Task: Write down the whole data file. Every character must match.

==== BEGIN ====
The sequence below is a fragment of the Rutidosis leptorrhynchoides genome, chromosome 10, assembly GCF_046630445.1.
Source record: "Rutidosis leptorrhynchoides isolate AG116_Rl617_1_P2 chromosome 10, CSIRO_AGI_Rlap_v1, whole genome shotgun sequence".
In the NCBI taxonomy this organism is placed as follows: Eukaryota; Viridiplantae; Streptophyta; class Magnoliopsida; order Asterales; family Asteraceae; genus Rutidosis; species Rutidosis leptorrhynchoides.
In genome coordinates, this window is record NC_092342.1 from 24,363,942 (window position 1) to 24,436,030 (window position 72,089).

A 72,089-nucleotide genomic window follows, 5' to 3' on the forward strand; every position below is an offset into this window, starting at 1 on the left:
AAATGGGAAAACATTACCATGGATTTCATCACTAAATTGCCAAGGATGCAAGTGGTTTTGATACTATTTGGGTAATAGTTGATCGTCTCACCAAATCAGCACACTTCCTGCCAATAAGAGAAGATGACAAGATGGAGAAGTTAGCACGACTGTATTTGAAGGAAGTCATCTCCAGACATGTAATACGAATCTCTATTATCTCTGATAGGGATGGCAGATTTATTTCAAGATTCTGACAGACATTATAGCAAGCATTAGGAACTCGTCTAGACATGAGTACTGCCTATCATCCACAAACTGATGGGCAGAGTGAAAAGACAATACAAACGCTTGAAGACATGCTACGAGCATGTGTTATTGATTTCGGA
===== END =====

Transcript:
The sequence below is a fragment of the Rutidosis leptorrhynchoides genome, chromosome 10, assembly GCF_046630445.1.
Source record: "Rutidosis leptorrhynchoides isolate AG116_Rl617_1_P2 chromosome 10, CSIRO_AGI_Rlap_v1, whole genome shotgun sequence".
In the NCBI taxonomy this organism is placed as follows: Eukaryota; Viridiplantae; Streptophyta; class Magnoliopsida; order Asterales; family Asteraceae; genus Rutidosis; species Rutidosis leptorrhynchoides.
In genome coordinates, this window is record NC_092342.1 from 24,363,942 (window position 1) to 24,436,030 (window position 72,089).

A 72,089-nucleotide genomic window follows, 5' to 3' on the forward strand; every position below is an offset into this window, starting at 1 on the left:
AAATGGGAAAACATTACCATGGATTTCATCACTAAATTGCCAAGGATGCAAGTGGTTTTGATACTATTTGGGTAATAGTTGATCGTCTCACCAAATCAGCACACTTCCTGCCAATAAGAGAAGATGACAAGATGGAGAAGTTAGCACGACTGTATTTGAAGGAAGTCATCTCCAGACATGTAATACGAATCTCTATTATCTCTGATAGGGATGGCAGATTTATTTCAAGATTCTGACAGACATTATAGCAAGCATTAGGAACTCGTCTAGACATGAGTACTGCCTATCATCCACAAACTGATGGGCAGAGTGAAAAGACAATACAAACGCTTGAAGACATGCTACGAGCATGTGTTATTGATTTCGGA